The mob shows up. Meg rushes ahead and finds the Phantom’s main mask. The monkey music box is sitting next to it and Meg doesn’t take any notice of it because that music box isn’t actually important at all.


One last visit to black and white land where Raoul, his driver, and his nun go to Christine’s grave and lay down the music bow. We learn Christine died at the age of 63 and her and Raoul had children. We also learn the Phantom outlived her because there’s a rose on the grave with the engagement ring on it.

Raoul looks around but there’s nothing so he looks back at the rose. The petals grow red and we pan back to it being on a different sort of…is it a film screen? This is how the movie opened up too. It’s like a movie screen but there’s a candle (seriously what is with all the candles) in front of it? It’s a mini movie screen? Or a painting? But it moves?

Oh thank god it’s credits time.

The original song ‘Learn to be Lonely’ plays. It’s sung by Minnie Driver since she didn’t sing in the movie. Because she knew she couldn’t. Just like Simon Callow and Ciaran Hinds knew they couldn’t sing so they spoke-sang their songs and it worked. There are ways around a lack of singing talent but those really work best for supporting comedic roles not leads. Which is why I hope Emmy Rossum and Gerard Butler are never in musicals again.

This movie was a waste of my time and I want to go back in time and shake my past self. The musical isn’t good. The movie isn’t good. Nothing about this is good. But I’ve seen enough bootlegs of Broadway casts having fun with this show to know it can be enjoyable.

The problem with this movie is that it took itself too seriously when really it should have pushed itself. This film was originally planned in 1989 (making it as old as me) with Joel Schumacher still directing because ALW liked The Lost Boys. Basically this movie could have been super ‘80s coke-fueled magic but instead we waited 15 years and got this watered down snooze fest that could put you to sleep even while blaring organs at you. By the time this movie was made, the musical was past its true cultural relevance and the adaptation of it either needed to be perfect and great (which is nigh impossible because, as I’ve said, the musical is not good) or it needed to poke fun at itself. It needed to go full balls out camp. Really push into so bad it’s good territory, which granted is hard to stumble into by accident but you know who has done that?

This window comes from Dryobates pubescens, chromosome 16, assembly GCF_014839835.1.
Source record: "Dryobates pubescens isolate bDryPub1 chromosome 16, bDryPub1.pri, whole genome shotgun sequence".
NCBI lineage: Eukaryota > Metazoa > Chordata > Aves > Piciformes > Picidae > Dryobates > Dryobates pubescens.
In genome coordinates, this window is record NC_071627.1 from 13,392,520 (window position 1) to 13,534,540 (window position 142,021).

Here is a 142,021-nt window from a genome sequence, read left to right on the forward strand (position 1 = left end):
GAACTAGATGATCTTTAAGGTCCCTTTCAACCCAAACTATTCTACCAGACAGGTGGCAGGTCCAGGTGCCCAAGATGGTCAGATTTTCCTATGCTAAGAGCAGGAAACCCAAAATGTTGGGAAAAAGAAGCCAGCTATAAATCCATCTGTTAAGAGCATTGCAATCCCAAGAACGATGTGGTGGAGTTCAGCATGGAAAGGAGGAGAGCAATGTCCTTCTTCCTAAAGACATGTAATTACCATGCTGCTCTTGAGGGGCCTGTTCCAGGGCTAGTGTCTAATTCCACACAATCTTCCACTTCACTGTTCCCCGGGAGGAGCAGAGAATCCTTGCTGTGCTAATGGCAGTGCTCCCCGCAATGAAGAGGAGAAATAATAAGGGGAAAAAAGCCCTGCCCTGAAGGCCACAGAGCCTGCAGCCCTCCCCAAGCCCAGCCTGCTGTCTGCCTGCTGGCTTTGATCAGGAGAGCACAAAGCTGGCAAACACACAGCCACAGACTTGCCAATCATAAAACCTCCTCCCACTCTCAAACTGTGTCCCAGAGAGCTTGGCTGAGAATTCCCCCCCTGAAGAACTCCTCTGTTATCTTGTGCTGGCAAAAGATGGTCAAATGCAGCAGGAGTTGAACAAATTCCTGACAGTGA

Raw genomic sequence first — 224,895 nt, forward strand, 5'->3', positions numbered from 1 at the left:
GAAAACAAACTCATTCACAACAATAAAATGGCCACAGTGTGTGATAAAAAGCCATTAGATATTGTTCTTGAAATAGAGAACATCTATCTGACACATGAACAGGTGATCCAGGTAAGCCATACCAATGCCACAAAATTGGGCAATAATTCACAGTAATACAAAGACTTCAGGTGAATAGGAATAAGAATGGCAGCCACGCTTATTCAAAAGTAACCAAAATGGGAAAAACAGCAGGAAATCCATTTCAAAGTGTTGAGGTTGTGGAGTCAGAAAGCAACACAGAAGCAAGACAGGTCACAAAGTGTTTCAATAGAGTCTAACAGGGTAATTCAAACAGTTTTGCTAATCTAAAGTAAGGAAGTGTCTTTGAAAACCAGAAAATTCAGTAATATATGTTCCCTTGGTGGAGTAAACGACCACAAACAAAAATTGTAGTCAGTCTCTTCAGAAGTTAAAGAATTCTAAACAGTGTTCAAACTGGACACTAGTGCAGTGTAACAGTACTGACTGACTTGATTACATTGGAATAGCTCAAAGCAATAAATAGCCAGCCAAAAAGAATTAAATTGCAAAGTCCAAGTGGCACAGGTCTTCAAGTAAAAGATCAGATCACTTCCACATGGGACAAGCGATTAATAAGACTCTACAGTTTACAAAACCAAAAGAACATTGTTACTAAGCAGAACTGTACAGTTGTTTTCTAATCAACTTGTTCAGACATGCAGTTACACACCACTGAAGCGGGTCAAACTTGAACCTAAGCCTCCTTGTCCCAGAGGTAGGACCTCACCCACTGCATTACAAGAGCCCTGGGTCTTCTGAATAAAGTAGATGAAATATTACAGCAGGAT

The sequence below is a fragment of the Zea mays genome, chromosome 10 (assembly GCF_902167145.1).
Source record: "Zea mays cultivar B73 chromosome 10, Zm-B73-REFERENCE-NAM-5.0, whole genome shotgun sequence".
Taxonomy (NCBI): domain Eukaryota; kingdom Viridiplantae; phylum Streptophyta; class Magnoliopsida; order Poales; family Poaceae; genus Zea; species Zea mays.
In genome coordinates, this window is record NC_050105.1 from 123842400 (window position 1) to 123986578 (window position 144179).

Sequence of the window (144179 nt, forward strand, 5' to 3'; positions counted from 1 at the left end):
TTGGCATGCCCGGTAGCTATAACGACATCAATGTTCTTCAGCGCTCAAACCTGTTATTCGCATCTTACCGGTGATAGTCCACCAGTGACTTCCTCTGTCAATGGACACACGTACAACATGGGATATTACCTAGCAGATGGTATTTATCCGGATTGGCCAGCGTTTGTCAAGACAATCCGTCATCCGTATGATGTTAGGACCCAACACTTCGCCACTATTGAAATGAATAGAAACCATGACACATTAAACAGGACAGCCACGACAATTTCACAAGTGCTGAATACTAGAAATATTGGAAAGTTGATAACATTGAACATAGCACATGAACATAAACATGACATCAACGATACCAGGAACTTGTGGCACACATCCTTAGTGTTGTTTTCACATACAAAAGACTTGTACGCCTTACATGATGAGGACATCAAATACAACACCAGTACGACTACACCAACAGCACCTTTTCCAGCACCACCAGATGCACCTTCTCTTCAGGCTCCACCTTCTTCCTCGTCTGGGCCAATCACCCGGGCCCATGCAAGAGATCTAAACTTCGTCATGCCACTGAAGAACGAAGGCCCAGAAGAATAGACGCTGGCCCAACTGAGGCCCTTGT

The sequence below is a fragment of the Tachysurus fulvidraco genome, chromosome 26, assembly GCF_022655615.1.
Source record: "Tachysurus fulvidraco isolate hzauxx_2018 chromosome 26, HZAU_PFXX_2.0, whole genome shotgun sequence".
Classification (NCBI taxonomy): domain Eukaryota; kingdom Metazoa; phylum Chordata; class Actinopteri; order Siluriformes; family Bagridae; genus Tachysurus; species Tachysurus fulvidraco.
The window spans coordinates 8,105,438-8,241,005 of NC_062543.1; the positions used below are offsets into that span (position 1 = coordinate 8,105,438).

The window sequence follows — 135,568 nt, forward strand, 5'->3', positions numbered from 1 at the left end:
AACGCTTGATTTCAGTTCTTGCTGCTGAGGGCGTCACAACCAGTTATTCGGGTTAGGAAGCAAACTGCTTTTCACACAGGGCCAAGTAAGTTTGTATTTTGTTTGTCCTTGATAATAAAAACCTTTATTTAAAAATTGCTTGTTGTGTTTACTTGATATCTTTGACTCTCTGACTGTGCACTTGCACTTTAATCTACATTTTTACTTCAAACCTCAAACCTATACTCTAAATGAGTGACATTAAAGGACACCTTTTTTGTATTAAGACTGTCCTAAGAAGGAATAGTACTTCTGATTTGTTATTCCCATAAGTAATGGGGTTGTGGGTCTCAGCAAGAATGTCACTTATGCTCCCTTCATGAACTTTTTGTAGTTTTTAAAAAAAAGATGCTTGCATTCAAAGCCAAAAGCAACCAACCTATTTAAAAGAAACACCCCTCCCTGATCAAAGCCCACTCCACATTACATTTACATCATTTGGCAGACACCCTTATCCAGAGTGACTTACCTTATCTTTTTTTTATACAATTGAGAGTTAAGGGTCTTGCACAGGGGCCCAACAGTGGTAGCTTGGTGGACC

Joel Schumacher.

If he had taken this film to the lengths he took Batman Forever and Batman and Robin this film could have been hilariously bad. One review said that Schumacher used ‘disco overkill’ on this film but that’s not true. A) Phantom of the Paradise exists so we have a point of reference for a disco overkill adaptation of this story, and B) Batman and Robin exists so we have a point of reference for Schumacher’s overkill.This film needed more overkill. But no. Everyone had to complain about Batman and Robin for YEARS. You all had to make jokes about bat credit cards and rubber nipples, breaking Schumacher’s spirit so that he no longer had the confidence to commit to bad ideas. Now he only makes mediocre bad films instead of stunningly bad films. We could have had an awesome mess with this movie and instead we got this slow moving shit fest.

I hope you’re all happy.